If you have questions about your money in today's economy, you're not alone. Here, TODAY personal finance editor Jean Chatzky tackles reader concerns about a few financially sticky situations.
Q: My husband and I are about $130,000 in debt, which includes the house and two vehicles but primarily $70,000 in credit card debt and one small student loan. Right now with the debt we are carrying we can't get the bigger home we need. We are in a catch-22 situation and I don't know which is the best direction to take. — Kathy, Bettendorf, Iowa
A: Kathy — sometimes I think people need to hear answers they already know, and I think you're one of those people. You cannot afford to buy a new, bigger house right now. Plus, my guess is your credit scores aren't in great shape so getting a new mortgage would be a battle. You need to work on that debt — not the house debt or the car debt, since you can pay that off over time, but the credit card debt.
Here's what I'd do: 1) Work on clearing some space in that too-tight house by selling everything you don't really need. If you come up with items that aren't salable, list them on freecycle.org and give them away. Clearing the clutter will clear your mind.
2) Add an hour of work a day. If you both increased your hours — if you're able to do that — by one hour per day, you'd bring in an extra $20 (roughly) after taxes. That's an extra $5K a year to put toward those credit cards.
3) Call all your credit card companies to see if they'll lower your interest rates. Then work the debts from highest interest rates to low. That way you'll pay the cards that are costing you the most first. When you finish paying each one off, put it in a drawer and stop using it, unless it has an annual fee — in which case cancel it.
4) Track your spending. This is the only proven way to notice the little ways you're spending and find additional money in your budget.
Q: We are $100,000 in debt. I have lost two jobs due to layoffs. American Express has sent us to collections and we are just drowning. I am looking for a full-time job and a couple of part-time jobs for evenings and weekends to try to make a dent in the debt. Should I contact a debt or credit counselor? — Lela, Nashville, Tenn.
A: Yes, Lela — you need to contact a credit counselor and perhaps a bankruptcy attorney. The difference between your situation and Kathy's is that she and her husband have a steady income. Particularly in this economy, that makes all the difference in the world. I'd start with the NFCC, the National Foundation for Credit Counseling. Going through their intake process will let you know whether you can make the payments on a debt management plan or need to file bankruptcy.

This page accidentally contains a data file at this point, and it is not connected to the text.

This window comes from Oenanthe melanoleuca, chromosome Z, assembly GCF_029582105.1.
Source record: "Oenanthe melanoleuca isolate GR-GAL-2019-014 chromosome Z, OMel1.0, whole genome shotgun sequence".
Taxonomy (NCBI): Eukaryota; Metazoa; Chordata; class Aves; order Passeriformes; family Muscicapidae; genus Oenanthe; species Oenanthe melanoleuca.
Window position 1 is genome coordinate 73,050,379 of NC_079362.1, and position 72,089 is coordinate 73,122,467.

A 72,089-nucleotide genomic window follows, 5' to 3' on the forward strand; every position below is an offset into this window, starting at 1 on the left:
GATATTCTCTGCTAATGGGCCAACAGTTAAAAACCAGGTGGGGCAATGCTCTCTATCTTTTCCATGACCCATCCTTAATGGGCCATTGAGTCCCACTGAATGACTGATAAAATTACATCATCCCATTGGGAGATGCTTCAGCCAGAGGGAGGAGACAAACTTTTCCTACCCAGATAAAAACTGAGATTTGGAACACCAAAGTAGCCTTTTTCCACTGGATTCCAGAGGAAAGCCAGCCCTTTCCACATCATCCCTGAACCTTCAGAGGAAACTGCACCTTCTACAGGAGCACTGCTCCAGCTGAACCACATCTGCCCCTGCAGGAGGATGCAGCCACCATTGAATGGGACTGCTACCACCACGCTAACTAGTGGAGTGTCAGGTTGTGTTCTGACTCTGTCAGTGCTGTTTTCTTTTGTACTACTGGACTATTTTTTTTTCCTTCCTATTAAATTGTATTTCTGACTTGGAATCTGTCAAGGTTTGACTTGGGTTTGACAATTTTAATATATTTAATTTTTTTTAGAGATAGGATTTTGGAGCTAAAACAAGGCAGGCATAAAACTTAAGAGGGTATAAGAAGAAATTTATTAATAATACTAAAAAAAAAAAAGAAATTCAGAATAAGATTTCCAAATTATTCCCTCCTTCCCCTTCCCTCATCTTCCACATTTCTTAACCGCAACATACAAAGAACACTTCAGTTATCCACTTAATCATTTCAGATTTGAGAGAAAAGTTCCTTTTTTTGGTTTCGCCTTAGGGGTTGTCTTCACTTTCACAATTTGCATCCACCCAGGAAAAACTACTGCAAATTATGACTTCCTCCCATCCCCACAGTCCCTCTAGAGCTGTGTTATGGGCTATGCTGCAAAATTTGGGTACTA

Q: I have been dating a 52-year-old man who is still living with his mom. He mostly works three-hour shifts. I work full-time. He's very nice but is all talk and no action. He dreams of owning his own business, going to grad school and traveling. The question in my mind is: with what money? I can't help but wonder if his mom supports him financially. Would it be inappropriate to ask him? If our relationship turns into a long-term commitment, how could he possibly support me? — Melody, St. Louis
A: Melody — I have a couple of thoughts. First, my guess is this man isn't thinking about supporting you at all. Why would he? You're not only supporting yourself right now, you're outearning him — as 30 to 40 percent of women outearn their spouses these days. In fact, what worries me is that he may have the opposite notion — he may be thinking that you could support him. And, as his mother is very likely nearing 80, is probably looking for that next source of support. I'd sit him down and ask — in a very nice way — the following questions.
1) Where does he see this relationship going? If in his mind it's just fine to have dinner a few nights a week, then the rest of the conversation is unnecessary.
2) If he says he's thinking marriage/long-term/etc, then you need to ask: Where does he see you living? Who owns that house, him or his mom? How does he support himself on those three-hour shifts? And, how would he envision the finances working in your marriage? Tell him money was an issue in your first marriage — you have a policy of putting all your cards on the table and expect no less from him. You may even want to consider a simple prenup.
Q: My husband was laid off from his job. Soon our severance package will be over. We have our house for sale, but with the housing market the way it is, who knows when it will sell? Someone recommended that we do a short sale on our home. What is a short sale and how will it affect our credit? — Kim, Seattle